By JOHN SCHWARTZ MARCH 9, 2018
Story appears at the New York Times
Carter Emmart used to want to go to space. Now he does, all the time — but virtually. And he likes to share.
On a recent afternoon, he took a visitor at the Hayden Planetarium, where he works, on a kind of joyride across the known universe. The lights dim. The inverted bowl of the planetarium’s screen comes to life. But the familiar, insectlike projector that displays the stars and constellations is stowed under the floor. Instead, projectors are reconstructing images onto the half dome from a desktop computer.
So there’s Mars, filling the screen, its reddish desert revealed as a landscape of mountains and valleys that make the Grand Canyon look like a puny arroyo. Flying around, we take in the sights, the surroundings uncannily close and detailed, so that boulders only a few feet across can be discerned.
From Mars there is a jaunt out to Pluto, seeing the famous heart-like feature on the one-time planet’s surface. He points out “a liquid nitrogen sea with floating blocks of ice that are about as strong as steel.”
Zooming out from there, we go past the edge of the solar system, into the galaxy and beyond, where the computer mapping encompasses billions of stars and, most likely, trillions of planets. And then we head back home to the swirling blue ball of Earth.
These stunning images are not artists’ renderings, but computer images and data combined and translated into a stunning travelscape. This hourlong journey is, in fact, also a tour of reams of data collected from spacefaring robot craft. The orbiting Mars Reconnaissance Orbiter gathered the startlingly detailed and three-dimensional images of Mars — a continuous quilt so vast that Mr. Emmart often finds himself seeing new neighborhoods he hasn’t encountered before.
The New Horizons spacecraft got us to Pluto, which it blasted past in 2015. The European Space Agency’s Planck satellite provided some of the farthest-out imagery, the heat map of the cosmos that can show us the incubators of tomorrow’s galaxies. And all of it can be displayed by the kind of brawny gaming computer that can be purchased at Best Buy. It’s a lot of data, and the images occasionally stutter. Hollywood, it isn’t. But it’s still, let’s face it, awesome.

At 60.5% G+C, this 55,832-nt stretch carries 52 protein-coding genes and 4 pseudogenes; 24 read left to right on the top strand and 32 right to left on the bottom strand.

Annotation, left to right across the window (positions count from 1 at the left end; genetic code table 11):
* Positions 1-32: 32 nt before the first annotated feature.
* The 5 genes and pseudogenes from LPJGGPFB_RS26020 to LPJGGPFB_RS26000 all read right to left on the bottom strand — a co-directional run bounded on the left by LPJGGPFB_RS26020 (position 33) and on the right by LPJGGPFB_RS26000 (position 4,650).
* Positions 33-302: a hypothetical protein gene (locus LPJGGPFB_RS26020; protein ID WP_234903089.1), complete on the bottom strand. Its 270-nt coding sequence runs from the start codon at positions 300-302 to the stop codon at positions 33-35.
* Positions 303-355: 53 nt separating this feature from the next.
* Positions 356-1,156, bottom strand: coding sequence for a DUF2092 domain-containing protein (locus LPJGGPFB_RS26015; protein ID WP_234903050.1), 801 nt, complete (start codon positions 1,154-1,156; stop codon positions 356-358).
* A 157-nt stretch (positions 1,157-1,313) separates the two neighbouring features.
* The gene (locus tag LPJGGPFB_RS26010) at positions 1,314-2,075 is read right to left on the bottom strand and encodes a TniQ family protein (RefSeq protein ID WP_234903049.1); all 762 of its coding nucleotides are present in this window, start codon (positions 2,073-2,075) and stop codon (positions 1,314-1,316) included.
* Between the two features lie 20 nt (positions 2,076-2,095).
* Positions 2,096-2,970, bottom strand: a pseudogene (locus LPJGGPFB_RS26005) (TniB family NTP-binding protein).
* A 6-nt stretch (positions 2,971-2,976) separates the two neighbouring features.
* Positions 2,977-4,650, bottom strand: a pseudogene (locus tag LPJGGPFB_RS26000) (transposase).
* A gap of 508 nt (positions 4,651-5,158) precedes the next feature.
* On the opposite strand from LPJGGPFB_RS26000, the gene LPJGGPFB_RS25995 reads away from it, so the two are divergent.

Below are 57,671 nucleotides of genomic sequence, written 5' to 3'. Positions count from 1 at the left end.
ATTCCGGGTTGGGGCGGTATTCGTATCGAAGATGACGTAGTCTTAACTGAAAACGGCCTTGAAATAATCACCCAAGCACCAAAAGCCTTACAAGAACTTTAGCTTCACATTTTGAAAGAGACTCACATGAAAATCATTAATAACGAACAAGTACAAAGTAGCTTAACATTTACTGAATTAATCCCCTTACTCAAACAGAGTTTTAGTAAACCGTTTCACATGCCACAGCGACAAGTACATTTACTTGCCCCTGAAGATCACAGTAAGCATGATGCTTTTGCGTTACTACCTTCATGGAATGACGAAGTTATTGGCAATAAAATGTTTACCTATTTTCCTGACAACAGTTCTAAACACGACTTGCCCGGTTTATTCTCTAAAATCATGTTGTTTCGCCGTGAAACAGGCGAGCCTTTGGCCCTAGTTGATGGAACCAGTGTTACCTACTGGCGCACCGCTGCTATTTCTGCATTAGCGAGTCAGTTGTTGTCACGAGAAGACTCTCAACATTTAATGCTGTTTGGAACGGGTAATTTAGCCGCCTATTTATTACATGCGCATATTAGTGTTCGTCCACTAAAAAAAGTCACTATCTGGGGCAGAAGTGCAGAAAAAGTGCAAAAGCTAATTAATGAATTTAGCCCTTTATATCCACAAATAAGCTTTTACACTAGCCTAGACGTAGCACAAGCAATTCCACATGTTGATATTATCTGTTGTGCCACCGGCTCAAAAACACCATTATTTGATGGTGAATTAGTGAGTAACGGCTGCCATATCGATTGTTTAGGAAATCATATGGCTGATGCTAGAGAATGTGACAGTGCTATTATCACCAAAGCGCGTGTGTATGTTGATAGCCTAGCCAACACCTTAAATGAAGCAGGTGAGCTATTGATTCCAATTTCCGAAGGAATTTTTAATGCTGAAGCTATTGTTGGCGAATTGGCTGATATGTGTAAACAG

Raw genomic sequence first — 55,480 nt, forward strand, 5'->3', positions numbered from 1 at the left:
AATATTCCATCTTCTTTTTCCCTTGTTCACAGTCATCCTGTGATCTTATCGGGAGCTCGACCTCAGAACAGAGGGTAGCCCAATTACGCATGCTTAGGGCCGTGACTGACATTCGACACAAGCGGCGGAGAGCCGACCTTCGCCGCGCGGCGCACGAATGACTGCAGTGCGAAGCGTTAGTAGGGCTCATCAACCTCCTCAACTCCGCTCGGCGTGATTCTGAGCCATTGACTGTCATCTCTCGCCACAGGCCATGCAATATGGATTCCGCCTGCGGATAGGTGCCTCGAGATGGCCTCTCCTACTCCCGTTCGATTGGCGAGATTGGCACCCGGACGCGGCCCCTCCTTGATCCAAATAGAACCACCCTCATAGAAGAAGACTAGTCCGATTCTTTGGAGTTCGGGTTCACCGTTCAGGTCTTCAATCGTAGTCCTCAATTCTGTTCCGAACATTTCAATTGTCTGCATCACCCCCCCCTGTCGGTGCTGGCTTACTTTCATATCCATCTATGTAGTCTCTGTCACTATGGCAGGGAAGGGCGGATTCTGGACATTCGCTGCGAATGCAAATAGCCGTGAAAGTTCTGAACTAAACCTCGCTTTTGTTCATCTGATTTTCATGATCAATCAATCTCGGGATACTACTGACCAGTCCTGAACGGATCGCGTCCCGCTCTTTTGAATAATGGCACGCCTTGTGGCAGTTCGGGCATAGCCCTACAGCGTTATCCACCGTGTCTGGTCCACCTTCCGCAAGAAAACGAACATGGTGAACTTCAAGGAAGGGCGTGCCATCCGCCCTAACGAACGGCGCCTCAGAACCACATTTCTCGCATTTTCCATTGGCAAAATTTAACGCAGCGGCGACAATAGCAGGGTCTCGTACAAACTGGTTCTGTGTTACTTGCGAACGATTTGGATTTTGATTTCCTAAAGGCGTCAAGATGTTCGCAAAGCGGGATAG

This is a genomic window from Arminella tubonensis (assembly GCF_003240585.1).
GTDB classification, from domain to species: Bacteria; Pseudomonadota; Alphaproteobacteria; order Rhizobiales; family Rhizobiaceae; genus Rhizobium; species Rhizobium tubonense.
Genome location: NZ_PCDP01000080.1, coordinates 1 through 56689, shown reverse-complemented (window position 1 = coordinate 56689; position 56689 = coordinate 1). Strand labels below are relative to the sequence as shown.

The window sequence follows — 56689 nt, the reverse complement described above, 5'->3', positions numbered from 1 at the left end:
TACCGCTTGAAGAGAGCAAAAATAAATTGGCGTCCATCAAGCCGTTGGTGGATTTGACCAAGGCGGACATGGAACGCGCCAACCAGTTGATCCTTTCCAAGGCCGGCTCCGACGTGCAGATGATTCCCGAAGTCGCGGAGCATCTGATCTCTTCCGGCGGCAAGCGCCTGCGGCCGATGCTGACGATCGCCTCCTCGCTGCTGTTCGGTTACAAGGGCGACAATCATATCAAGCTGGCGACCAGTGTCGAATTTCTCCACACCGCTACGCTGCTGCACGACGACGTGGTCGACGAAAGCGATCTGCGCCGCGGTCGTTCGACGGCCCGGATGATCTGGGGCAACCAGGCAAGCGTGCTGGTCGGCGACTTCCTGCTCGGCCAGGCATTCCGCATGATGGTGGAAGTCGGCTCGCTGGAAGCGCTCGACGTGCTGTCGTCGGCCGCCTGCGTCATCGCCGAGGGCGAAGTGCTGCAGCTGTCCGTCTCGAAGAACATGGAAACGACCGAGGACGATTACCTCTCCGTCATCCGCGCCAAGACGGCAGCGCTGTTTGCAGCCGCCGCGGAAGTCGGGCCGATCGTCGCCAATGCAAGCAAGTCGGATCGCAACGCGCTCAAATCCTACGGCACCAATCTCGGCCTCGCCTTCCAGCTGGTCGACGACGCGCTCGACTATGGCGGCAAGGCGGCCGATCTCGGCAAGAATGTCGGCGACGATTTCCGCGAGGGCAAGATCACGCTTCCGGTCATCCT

The software that allows the museum to perform this magic is called OpenSpace, and NASA gave the American Museum of Natural History, which houses the planetarium, $6.3 million to develop it. Mr. Emmart, as the museum’s director of astrovisualization — and how great a title is that? — gets to use it.
The software, which is being developed with the help of graduate students from Sweden, high school students in New Jersey and institutions like New York University and the University of Utah, among others, can be run on all kinds of displays, even touch tables and kiosks. Other planetariums and science museums around the world can use it to give their own visitors the chance to fly through the universe. Presentations can be coordinated for live shows across institutions, and the other users can dig into the guts of its open-source software to help refine and develop it.
The point of OpenSpace, said Vivian Trakinski, the museum’s director of science visualization, is “for presentation of current science to the public,” exploring data in accessible ways. “And,” she said, drawing out the “aaaa” a bit, “it’s cool.”
The software can use images and data collected in real time, which is what Mr. Emmart wants to show on the return to Earth. “As much as I like to take people to Mars, they say, ‘could we come back to Earth now?’ to see something familiar,” he said.
The globe hangs full in the “sky” above the planetarium, built from fresh satellite images. Zooming in, Mr. Emmert shows the night lights of Beijing and the eerie darkness of power-starved North Korea, versus the shining cities of South Korea, and a zip across major cities of the United States.
For those who can’t pay Richard Branson’s Virgin Galactic a quarter of a million dollars for a quick suborbital trip — a long-promised service that still has not begun flights — “we can show you what it looks like to go to space, and you can go to dinner across the street,” Mr. Emmart said.
OpenSpace is a tool, not an exhibit, so anyone who wants to take a ride through the cosmos should look for events where it will be used — not just at the American Museum of Natural History, where live shows are held at the Hayden Planetarium and LeFrak Theater, but also at sites across the United States, including the Adler Planetarium in Chicago, the California Academy of Sciences in San Francisco, the Denver Museum of Nature & Science, the Houston Museum of Natural Science, and the North Carolina Museum of Natural Sciences in Raleigh.
In New York, the next presentation using OpenSpace will be on March 24, at a program known as Sun Earth Day, with no charge beyond general admission.
While the wow factor of the software is the way that it helps people travel beyond the planet’s pull, the underlying message is that there’s no place like home. This planet, teeming with life and color, is the proof that “our place is here,” Mr. Emmart said. Other places are, literally, alien: “If you go to the Moon, it’s gray; if you go to Mars, it’s reddish.”
“This kind of data visualization makes us appreciate Earth,” he said, “And our need to just manage ourselves with it better. We have no choice.”